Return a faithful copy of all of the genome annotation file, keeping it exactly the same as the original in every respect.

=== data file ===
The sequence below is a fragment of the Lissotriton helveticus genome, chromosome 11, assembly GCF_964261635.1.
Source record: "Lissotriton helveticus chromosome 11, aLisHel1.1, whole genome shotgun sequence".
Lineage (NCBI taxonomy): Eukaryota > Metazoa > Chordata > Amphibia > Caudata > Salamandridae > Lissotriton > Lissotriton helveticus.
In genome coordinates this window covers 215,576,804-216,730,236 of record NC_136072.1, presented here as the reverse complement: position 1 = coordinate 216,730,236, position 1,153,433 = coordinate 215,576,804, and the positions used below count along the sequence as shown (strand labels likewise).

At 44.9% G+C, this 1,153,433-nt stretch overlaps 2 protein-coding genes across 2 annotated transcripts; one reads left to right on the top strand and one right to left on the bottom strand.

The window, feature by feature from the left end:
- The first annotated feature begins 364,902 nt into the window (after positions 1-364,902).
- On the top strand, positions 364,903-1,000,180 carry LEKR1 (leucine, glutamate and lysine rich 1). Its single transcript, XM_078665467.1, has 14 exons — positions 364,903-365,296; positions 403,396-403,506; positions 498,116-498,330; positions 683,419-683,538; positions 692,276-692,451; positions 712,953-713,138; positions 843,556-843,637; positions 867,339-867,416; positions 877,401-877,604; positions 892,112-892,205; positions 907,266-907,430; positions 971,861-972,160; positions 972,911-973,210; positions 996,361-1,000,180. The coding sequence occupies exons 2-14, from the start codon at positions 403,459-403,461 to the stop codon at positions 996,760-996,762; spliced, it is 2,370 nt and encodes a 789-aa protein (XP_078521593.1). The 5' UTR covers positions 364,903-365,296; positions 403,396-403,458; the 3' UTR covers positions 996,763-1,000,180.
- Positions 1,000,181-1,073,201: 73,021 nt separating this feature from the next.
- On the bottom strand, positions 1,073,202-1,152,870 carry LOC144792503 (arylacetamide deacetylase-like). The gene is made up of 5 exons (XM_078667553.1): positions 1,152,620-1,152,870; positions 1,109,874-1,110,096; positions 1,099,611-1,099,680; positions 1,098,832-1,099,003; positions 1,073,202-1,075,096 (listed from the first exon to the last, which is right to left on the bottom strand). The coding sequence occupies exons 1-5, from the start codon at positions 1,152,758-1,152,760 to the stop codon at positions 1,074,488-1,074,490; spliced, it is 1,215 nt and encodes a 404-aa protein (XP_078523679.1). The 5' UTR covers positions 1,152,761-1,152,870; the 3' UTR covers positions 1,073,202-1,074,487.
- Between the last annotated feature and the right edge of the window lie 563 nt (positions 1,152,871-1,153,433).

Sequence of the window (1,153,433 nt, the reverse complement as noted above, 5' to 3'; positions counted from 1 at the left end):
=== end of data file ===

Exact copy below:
The sequence below is a fragment of the Lissotriton helveticus genome, chromosome 11, assembly GCF_964261635.1.
Source record: "Lissotriton helveticus chromosome 11, aLisHel1.1, whole genome shotgun sequence".
Lineage (NCBI taxonomy): Eukaryota > Metazoa > Chordata > Amphibia > Caudata > Salamandridae > Lissotriton > Lissotriton helveticus.
In genome coordinates this window covers 215,576,804-216,730,236 of record NC_136072.1, presented here as the reverse complement: position 1 = coordinate 216,730,236, position 1,153,433 = coordinate 215,576,804, and the positions used below count along the sequence as shown (strand labels likewise).

At 44.9% G+C, this 1,153,433-nt stretch overlaps 2 protein-coding genes across 2 annotated transcripts; one reads left to right on the top strand and one right to left on the bottom strand.

The window, feature by feature from the left end:
- The first annotated feature begins 364,902 nt into the window (after positions 1-364,902).
- On the top strand, positions 364,903-1,000,180 carry LEKR1 (leucine, glutamate and lysine rich 1). Its single transcript, XM_078665467.1, has 14 exons — positions 364,903-365,296; positions 403,396-403,506; positions 498,116-498,330; positions 683,419-683,538; positions 692,276-692,451; positions 712,953-713,138; positions 843,556-843,637; positions 867,339-867,416; positions 877,401-877,604; positions 892,112-892,205; positions 907,266-907,430; positions 971,861-972,160; positions 972,911-973,210; positions 996,361-1,000,180. The coding sequence occupies exons 2-14, from the start codon at positions 403,459-403,461 to the stop codon at positions 996,760-996,762; spliced, it is 2,370 nt and encodes a 789-aa protein (XP_078521593.1). The 5' UTR covers positions 364,903-365,296; positions 403,396-403,458; the 3' UTR covers positions 996,763-1,000,180.
- Positions 1,000,181-1,073,201: 73,021 nt separating this feature from the next.
- On the bottom strand, positions 1,073,202-1,152,870 carry LOC144792503 (arylacetamide deacetylase-like). The gene is made up of 5 exons (XM_078667553.1): positions 1,152,620-1,152,870; positions 1,109,874-1,110,096; positions 1,099,611-1,099,680; positions 1,098,832-1,099,003; positions 1,073,202-1,075,096 (listed from the first exon to the last, which is right to left on the bottom strand). The coding sequence occupies exons 1-5, from the start codon at positions 1,152,758-1,152,760 to the stop codon at positions 1,074,488-1,074,490; spliced, it is 1,215 nt and encodes a 404-aa protein (XP_078523679.1). The 5' UTR covers positions 1,152,761-1,152,870; the 3' UTR covers positions 1,073,202-1,074,487.
- Between the last annotated feature and the right edge of the window lie 563 nt (positions 1,152,871-1,153,433).

Sequence of the window (1,153,433 nt, the reverse complement as noted above, 5' to 3'; positions counted from 1 at the left end):